Jean Webster, a student at
Baylor College, Waco, Texas,
has appeared in two plays there
this year and is now in the cast
of the pageant for the centennial
celebration.
George Blake, ’42, while sta
tioned near Memphis, Tenn., was
a student of speech and was cast
for a part in a Little Theatre
play there. Double Door.
Callie Noland, ’43, in nurses
training at Philadelphia General
Hospital, has charge of the
nurses’ dramatic activities.
Burnette Selph, in the Waves,
stationed in Washington, D. C.
is studying at the Ben Greet
Academy of Dramatic Art, and
directing a dramatic group.
Dark of the Moon, Writen by
Howard Richardson, ’38, opened
in Philadelphia and is now run
ning in Washington. It will play
two weeks in Boston and will
open in New York March 12.
Richard Hart and Carol Stone,
daughter of Fred Stone, were re
tained from the original cast. The
minister in the play, who was also
retained from the original cast,
knew Howard Richardson’s grand
father when he preached in Ten-
(Continued on Page il)
Two original one-act plays are
to be presented by the Dramateers
at the 22 Annual Drama Festival
in Chapel Hill April 12-14. The
first of these is “The Furlough,”
a Negro comedy, by Clyde Mc
Leod. This play has an eight-mem-
bered cast, and depicts the con
flict between the whites and
blacks. “Without Legal Proceed-
ure,” a mountain folk play, by
Cornelia Vann is the second of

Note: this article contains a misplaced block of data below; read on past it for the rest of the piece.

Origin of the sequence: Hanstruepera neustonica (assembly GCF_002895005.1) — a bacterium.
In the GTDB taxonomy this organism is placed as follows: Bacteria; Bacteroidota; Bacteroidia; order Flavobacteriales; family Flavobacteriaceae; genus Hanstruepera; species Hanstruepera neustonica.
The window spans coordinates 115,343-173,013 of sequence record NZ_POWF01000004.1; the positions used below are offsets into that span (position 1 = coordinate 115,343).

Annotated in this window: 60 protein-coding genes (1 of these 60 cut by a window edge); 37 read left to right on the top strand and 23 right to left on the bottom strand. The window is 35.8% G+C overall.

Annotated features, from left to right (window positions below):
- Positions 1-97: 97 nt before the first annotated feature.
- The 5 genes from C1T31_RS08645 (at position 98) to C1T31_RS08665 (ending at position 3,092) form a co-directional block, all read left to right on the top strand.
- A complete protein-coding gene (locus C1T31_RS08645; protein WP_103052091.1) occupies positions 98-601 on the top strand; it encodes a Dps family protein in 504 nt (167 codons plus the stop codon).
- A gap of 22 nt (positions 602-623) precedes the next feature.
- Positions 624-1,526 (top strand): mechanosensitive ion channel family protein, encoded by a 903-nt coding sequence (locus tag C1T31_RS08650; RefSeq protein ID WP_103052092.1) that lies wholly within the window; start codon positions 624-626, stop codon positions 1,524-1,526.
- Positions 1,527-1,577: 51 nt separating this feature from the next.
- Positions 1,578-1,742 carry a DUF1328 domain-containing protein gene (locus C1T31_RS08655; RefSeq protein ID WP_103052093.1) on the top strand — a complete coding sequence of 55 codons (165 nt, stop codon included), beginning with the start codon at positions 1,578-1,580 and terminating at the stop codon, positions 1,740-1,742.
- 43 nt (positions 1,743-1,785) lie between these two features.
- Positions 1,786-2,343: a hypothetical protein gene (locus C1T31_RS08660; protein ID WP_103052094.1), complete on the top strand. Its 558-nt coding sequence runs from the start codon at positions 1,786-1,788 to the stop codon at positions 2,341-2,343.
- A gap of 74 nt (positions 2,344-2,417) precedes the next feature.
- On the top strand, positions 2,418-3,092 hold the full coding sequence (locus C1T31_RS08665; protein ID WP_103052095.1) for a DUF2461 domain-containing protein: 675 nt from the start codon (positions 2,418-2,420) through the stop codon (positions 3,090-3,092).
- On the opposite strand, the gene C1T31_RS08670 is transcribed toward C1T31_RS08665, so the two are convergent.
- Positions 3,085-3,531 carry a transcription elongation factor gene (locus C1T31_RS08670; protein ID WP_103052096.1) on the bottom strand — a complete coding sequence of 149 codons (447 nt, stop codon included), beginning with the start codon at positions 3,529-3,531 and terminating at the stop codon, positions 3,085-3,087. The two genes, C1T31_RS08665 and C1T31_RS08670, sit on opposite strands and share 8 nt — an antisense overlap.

the two plays, and will be present
ed by a cast of six people. It is a
conflict between a mother who
tried to keep her son out of the
army and the representatives of
the law.
Final auditions for the two pro
fessional plays under consideration
for the spring festival were held
Tuesday night, February 6.
The third act of Ibsen’s
“Ghosts” was presented in Ashe
ville January 17 at the monthly
meeting of the Dramatic Institute.
It was so favorably received that
the Mars Hill College Players were
asked to present the full length
play at the Kock Memorial Pro
gram at the district festival in
Asheville March 15-16. No definite
decision has been made yet how
ever.
John Davenport and Norma
Minges starred in “Ghosts” which
competed with a play given by
Biltmore College. A director at the
presentation, who has for the past
thirteen years operated a summer
theater in New Hampshire offered
John Davenport a place with her
group next summer.
In an interview with Miss
Bonnie Wengert, she said, “Dra
matic interest has risen to a great
height this year. Nine one-act
plays have been successfully pre
sented, excluding the Christmas
Pageant and two presentations by
the speech choir. At least sixty
(Continued on Page 3)
Sunday School Holds
Stud y C o ur s e s
The Sunday School Depart
ment conducted its study course
on the “My Covenant Series”
from February 5 to 9 during the
chapel period.
The instructors and the books
they used are as follows: Mr.
Canup and Mr. Kendajl, Sal
vation by Harold W. Tribble;
Miss Glass and Miss Lunsford,
Worldliness Out by Mary Nance
Daniel; Mrs. Watson, Bible Study
by Sybil Brame Townsend; Miss
Underwood, Prayer and Medi
tation by E. F. Hallock; Miss
Vaughan and Mr. Link, Church
L°yalty by William Hall Preston;
Miss Wengert and Mr. Lance,
Sabbath Observance by W. O.
Carver; Miss Anderson, Christian
Ownership by Charles A. Mad-
dry; Mr. Ashworth and Mrs.
Canup, Christian Witnessing by
Frank H. Leavell.